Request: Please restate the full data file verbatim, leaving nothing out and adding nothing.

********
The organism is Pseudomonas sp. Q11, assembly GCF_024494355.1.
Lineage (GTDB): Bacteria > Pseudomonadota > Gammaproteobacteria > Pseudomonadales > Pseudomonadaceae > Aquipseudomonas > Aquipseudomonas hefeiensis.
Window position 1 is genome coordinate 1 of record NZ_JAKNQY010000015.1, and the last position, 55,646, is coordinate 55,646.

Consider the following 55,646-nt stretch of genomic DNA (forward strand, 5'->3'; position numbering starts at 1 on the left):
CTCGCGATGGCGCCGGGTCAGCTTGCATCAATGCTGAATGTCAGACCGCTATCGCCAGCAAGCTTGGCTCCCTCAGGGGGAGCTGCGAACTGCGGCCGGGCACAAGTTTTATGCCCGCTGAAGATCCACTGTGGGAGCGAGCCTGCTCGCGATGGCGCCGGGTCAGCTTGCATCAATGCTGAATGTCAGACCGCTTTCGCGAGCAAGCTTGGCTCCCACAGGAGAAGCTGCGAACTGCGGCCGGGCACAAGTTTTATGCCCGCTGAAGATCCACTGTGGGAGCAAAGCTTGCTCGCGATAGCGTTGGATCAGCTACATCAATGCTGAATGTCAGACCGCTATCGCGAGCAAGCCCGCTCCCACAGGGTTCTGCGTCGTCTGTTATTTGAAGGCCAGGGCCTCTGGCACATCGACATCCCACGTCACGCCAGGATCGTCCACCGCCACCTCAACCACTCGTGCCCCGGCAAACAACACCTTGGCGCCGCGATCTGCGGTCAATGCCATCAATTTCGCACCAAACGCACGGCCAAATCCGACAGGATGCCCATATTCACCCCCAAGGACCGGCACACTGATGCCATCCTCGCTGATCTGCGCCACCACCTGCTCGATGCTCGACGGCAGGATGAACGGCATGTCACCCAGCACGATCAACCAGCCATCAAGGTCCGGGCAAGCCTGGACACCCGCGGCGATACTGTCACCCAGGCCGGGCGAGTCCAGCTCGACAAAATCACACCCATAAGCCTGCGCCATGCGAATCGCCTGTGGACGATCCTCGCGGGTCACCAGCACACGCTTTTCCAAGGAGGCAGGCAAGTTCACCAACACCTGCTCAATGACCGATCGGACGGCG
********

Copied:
The organism is Pseudomonas sp. Q11, assembly GCF_024494355.1.
Lineage (GTDB): Bacteria > Pseudomonadota > Gammaproteobacteria > Pseudomonadales > Pseudomonadaceae > Aquipseudomonas > Aquipseudomonas hefeiensis.
Window position 1 is genome coordinate 1 of record NZ_JAKNQY010000015.1, and the last position, 55,646, is coordinate 55,646.

Consider the following 55,646-nt stretch of genomic DNA (forward strand, 5'->3'; position numbering starts at 1 on the left):
CTCGCGATGGCGCCGGGTCAGCTTGCATCAATGCTGAATGTCAGACCGCTATCGCCAGCAAGCTTGGCTCCCTCAGGGGGAGCTGCGAACTGCGGCCGGGCACAAGTTTTATGCCCGCTGAAGATCCACTGTGGGAGCGAGCCTGCTCGCGATGGCGCCGGGTCAGCTTGCATCAATGCTGAATGTCAGACCGCTTTCGCGAGCAAGCTTGGCTCCCACAGGAGAAGCTGCGAACTGCGGCCGGGCACAAGTTTTATGCCCGCTGAAGATCCACTGTGGGAGCAAAGCTTGCTCGCGATAGCGTTGGATCAGCTACATCAATGCTGAATGTCAGACCGCTATCGCGAGCAAGCCCGCTCCCACAGGGTTCTGCGTCGTCTGTTATTTGAAGGCCAGGGCCTCTGGCACATCGACATCCCACGTCACGCCAGGATCGTCCACCGCCACCTCAACCACTCGTGCCCCGGCAAACAACACCTTGGCGCCGCGATCTGCGGTCAATGCCATCAATTTCGCACCAAACGCACGGCCAAATCCGACAGGATGCCCATATTCACCCCCAAGGACCGGCACACTGATGCCATCCTCGCTGATCTGCGCCACCACCTGCTCGATGCTCGACGGCAGGATGAACGGCATGTCACCCAGCACGATCAACCAGCCATCAAGGTCCGGGCAAGCCTGGACACCCGCGGCGATACTGTCACCCAGGCCGGGCGAGTCCAGCTCGACAAAATCACACCCATAAGCCTGCGCCATGCGAATCGCCTGTGGACGATCCTCGCGGGTCACCAGCACACGCTTTTCCAAGGAGGCAGGCAAGTTCACCAACACCTGCTCAATGACCGATCGGACGGCG